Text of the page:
Charleston: Buns, Guns & Sun

Yes, today was one of those days. A day in which we set out and discovered new things. I love this kind of day.

This is where our day began. Touted by Saveur, Food & Wine, and Oprah among others, these delicious balls of YUM are made-by-hand using no machinery whatsoever and with only the finest ingredients. The small team of bakers are keeping the tradition of Southern biscuit making alive at Callie’s Hot Little Biscuit shop. Oh my, these buns could be trouble!

Our destination for today was Sullivan's Island for history and sunshine. As everyone knows, I love libraries and the one on Sullivan's Island, has to be one of the most unique. For forty years, the Edgar Allan Poe Public Library has been housed in renovated Battery Gadsden, a former Spanish-American War four-gun battery. The walls of the battery are two feet thick, a solid protection for the 15,000 books in the 2,000 sq. ft. library. Interestingly, the library is named for author Edgar Allan Poe, who was stationed on Sullivan's Island as a private in the United States Army in 1827 and 1828, and who used the island setting as the background for his famous story, The Gold Bug, a story about a mystical beetle that led to buried treasure.
Fort Moultrie's Visitor Center was a must visit. What surprised me was the exhibit on slavery. The forced exodus of West Africans to the New World often ended here, the entry point for nearly half of the captive Africans shipped to North America. Beyond military defense, the island had quarantine stations to protect the colony from deadly diseases. Between 1707 and 1799, when arriving ships carried infectious diseases, their free or enslaved passengers were quarantined either aboard ship or in island “pest houses.” This painful history makes Sullivan’s Island a gateway through which many African Americans can trace their entry into America. Such sad history.
The actual fort was interesting to explore and was an important part of life here. It has been restored to portray the major periods of its history. As visitors to the fort, we steadily moved backwards in time from the World War II Harbor Entrance Control Post to the site of the Palmetto-log fort of 1776.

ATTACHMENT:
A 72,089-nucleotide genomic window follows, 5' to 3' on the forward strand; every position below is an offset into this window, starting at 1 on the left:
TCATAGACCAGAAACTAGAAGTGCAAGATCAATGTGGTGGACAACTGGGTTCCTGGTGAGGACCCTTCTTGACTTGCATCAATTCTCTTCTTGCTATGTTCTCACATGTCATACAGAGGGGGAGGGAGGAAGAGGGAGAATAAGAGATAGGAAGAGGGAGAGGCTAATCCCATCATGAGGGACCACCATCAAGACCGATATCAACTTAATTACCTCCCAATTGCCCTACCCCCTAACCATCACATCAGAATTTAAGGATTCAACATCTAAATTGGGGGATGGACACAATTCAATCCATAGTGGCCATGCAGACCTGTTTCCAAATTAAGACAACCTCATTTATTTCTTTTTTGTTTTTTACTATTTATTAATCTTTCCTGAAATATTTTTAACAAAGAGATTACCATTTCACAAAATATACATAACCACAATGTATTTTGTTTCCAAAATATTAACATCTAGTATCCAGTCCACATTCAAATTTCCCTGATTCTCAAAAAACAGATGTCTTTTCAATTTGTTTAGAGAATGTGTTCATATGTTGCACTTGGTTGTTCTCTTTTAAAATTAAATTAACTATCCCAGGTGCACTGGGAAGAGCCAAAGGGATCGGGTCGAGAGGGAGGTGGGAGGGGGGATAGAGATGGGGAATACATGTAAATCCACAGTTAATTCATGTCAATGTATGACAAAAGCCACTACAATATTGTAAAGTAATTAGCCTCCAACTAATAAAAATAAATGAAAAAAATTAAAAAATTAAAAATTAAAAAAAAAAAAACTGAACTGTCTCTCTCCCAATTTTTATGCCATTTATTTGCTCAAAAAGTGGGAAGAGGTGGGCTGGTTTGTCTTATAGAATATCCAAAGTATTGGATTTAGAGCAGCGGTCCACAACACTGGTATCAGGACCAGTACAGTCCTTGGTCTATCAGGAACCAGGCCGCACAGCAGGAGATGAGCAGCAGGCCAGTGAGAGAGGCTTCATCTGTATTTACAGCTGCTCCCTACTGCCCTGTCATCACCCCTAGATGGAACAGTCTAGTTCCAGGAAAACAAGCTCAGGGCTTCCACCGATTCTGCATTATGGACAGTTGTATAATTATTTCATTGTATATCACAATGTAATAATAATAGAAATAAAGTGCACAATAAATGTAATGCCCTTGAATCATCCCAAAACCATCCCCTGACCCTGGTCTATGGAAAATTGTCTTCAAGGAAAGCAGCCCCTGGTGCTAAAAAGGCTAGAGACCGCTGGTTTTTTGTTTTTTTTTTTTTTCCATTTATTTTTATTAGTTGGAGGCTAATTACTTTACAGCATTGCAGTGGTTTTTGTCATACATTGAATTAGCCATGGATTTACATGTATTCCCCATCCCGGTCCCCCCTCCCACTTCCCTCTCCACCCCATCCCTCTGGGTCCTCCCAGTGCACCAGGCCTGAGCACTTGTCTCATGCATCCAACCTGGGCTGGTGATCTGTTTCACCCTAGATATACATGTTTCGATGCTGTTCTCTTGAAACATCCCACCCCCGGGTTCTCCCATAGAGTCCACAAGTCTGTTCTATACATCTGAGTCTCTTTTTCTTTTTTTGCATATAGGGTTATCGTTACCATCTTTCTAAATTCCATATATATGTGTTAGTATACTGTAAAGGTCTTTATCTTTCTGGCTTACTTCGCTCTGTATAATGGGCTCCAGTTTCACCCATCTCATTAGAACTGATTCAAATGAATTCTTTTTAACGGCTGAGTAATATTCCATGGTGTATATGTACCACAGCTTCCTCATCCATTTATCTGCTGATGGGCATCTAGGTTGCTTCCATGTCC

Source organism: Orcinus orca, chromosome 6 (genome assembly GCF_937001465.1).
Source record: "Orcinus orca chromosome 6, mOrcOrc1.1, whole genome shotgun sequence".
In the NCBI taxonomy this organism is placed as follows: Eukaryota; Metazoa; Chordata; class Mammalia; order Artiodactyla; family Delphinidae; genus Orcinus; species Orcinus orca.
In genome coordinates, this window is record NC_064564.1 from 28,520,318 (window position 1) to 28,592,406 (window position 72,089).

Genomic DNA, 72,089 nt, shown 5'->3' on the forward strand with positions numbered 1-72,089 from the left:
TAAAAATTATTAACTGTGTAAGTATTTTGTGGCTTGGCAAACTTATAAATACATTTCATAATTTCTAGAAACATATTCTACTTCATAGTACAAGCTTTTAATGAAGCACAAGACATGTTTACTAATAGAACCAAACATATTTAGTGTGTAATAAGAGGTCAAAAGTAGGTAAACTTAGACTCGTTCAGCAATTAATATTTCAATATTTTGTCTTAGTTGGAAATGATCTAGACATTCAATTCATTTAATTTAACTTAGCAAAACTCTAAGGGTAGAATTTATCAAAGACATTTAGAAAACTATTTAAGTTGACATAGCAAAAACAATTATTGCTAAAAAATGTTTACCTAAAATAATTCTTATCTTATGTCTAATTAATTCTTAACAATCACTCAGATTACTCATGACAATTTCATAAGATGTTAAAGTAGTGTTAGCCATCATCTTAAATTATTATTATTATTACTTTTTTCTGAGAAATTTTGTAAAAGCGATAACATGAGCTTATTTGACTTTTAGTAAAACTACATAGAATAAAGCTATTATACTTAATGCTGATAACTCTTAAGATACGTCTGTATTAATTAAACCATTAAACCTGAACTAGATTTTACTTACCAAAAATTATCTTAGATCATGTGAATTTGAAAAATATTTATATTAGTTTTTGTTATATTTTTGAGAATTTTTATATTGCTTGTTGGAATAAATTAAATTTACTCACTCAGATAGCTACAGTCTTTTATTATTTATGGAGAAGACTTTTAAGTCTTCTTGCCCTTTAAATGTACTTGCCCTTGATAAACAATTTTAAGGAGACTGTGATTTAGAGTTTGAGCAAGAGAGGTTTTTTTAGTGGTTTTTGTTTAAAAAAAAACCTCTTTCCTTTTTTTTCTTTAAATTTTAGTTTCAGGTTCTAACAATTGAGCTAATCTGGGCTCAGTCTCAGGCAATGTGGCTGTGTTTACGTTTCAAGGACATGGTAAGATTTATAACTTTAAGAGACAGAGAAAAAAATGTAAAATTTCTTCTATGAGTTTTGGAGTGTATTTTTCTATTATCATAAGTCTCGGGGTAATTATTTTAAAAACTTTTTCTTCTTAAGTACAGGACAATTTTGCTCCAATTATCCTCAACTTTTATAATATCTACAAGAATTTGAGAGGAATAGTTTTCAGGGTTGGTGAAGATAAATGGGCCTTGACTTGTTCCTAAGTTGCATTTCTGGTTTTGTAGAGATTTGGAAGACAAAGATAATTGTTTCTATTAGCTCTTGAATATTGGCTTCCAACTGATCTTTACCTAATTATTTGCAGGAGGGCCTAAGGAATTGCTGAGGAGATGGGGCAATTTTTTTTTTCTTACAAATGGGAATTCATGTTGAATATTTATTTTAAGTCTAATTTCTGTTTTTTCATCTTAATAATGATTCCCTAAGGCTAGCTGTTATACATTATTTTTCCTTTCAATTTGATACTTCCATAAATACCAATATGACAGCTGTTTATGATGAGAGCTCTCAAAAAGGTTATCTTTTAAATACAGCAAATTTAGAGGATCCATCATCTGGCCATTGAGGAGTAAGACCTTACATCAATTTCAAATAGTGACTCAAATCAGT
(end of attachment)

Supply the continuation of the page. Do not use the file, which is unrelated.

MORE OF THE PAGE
While its past has ugliness, Sullivan's Island now has some gorgeous things to see.

And the views from our beach chairs were pretty picturesque.


As we drove to leave the island, we spotted this dome home nestled among the other seaside houses. This area has been devastated by hurricanes, numerous times in the past. When Hugo took out the house that was here before, its owner built this- The Eye of the Storm. This unique home can withstand 500 mph winds, weighs about 450 tons and has automated shutters that can be powered by a generator. Yes, there is always something to discover. Way fun day!

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2 comments:

Karen Booth said...

Stunning blue flower. What is it? Love the dome house and I'm impressed (but not surprised) that you dug up the history of the house. Cool stuff...

Nick and Deb's Excellent Adventure said...

Oh I love SI so much and there is so much to see there! The beach is very peaceful too. Funny I have traveled the bridge many times in 9 years and have never seen the dome house! No surprise you would find it.

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